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E-Learning Tips from an Occupational Therapist

We’re back with more tips on how to help your child finish the school year out from home. This week, we asked one of our Occupational Therapists for some tips on how to help structure your child’s new school day. Here’s she had to say.

Set the Expectations

  • Create daily, morning, or afternoon visual schedules or calendars and include e-learning subjects (math, reading, OT, PT, SLP, etc.) – Utilize pictures or words depending on the child’s reading abilities.
  • Review expectations before e-learning sessions begin (i.e. whole body listening techniques, sitting quietly, keeping hands to self, staying in our seat).
  • Post expectations or rules for e-learning on a wall next to the child’s e-learning space. For example, post a visual display of whole body listening techniques or hang a list of 5 rules written or created by the child.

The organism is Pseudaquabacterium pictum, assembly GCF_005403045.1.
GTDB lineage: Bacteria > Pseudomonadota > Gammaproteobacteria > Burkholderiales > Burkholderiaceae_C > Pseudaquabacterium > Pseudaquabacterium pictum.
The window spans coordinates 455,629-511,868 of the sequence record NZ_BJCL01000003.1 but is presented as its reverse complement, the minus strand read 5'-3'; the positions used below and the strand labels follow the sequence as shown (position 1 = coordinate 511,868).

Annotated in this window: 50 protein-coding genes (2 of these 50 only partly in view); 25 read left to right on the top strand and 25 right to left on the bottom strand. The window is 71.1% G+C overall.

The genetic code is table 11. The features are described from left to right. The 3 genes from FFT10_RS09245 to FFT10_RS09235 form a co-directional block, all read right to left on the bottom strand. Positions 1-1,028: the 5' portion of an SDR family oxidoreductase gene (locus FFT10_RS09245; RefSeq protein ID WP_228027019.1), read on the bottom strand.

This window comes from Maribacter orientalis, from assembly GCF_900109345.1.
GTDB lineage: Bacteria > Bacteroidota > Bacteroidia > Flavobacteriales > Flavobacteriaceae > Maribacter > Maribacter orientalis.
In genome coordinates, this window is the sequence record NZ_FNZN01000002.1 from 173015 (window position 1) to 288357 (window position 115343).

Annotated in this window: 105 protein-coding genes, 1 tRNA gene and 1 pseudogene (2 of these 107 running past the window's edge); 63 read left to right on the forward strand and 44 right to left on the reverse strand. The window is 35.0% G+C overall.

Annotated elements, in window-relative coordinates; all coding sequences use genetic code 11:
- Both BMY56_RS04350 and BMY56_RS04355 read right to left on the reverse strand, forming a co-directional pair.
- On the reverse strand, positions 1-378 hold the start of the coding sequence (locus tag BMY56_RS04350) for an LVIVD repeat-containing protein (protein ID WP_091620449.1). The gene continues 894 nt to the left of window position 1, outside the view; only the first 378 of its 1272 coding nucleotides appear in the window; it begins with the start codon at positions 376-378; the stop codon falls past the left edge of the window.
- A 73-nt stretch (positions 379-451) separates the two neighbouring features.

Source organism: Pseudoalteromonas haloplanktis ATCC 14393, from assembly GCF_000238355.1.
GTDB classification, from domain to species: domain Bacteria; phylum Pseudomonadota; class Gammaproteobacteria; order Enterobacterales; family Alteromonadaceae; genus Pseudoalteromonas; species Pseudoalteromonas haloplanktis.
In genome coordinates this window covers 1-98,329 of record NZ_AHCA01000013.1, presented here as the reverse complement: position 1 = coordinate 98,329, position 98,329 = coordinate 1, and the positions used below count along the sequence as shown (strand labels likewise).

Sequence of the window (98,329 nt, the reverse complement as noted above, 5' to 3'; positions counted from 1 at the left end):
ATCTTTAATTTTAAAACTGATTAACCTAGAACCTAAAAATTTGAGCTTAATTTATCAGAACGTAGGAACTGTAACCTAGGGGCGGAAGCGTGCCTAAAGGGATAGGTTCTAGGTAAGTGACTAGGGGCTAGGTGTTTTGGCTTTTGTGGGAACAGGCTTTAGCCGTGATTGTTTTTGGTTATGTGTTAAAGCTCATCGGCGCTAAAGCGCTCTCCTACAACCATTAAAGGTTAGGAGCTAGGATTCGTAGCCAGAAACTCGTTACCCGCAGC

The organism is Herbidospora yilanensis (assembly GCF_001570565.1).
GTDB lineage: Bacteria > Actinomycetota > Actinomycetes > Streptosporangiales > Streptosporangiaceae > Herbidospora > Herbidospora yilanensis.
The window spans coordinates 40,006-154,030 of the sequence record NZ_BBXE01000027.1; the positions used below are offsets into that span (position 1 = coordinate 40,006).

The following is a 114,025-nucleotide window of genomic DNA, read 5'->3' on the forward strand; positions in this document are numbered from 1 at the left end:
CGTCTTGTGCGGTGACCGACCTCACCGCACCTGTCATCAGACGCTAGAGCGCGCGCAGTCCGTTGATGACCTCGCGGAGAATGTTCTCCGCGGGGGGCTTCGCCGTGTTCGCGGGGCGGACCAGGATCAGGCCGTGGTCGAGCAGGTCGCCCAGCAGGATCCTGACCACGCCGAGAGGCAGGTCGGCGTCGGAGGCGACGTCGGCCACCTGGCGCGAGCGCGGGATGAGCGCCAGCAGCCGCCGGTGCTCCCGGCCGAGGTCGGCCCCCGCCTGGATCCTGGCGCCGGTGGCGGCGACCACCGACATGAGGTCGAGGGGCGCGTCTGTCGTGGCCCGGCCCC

• Discuss incentives for following the expectations/rules throughout an entire e-learning session.

Set up a Designated Environment

  • Create a work space that is special for e-learning. If you can set up a particular desk or table that is only used for e-learning, this can help children set expectations and boundaries in the home setting. If a separate space is not available, utilize an “e-learning clipboard” or other materials that will make this space particularly special and unique for e-learning opportunities.
  • Place all necessary materials in reach (pencils, paper, crayons, scissors, workbooks).
  • Provide special writing utensils or materials that can only be used during e-learning (i.e. smelly markers, colored pencils, etc.).
  • Minimize distractions. An e-learning workspace should be far from TV, toys, etc. to improve focus and attention. Position the child’s workspace in a clutter-free area with minimal visual distractions. If necessary, provide headphones to minimize auditory distractions.

Provide Opportunities for Movement

  • Before an e-learning session begins, provide at least five to ten minutes of sensory opportunities for heavy work or general gross motor movement. These can include: animal walks, yoga poses, or other proprioceptive activities.
  • Allow opportunities for movement during e-learning sessions (i.e. stretch breaks, chewable pencil topperwiggle cushion, etc.)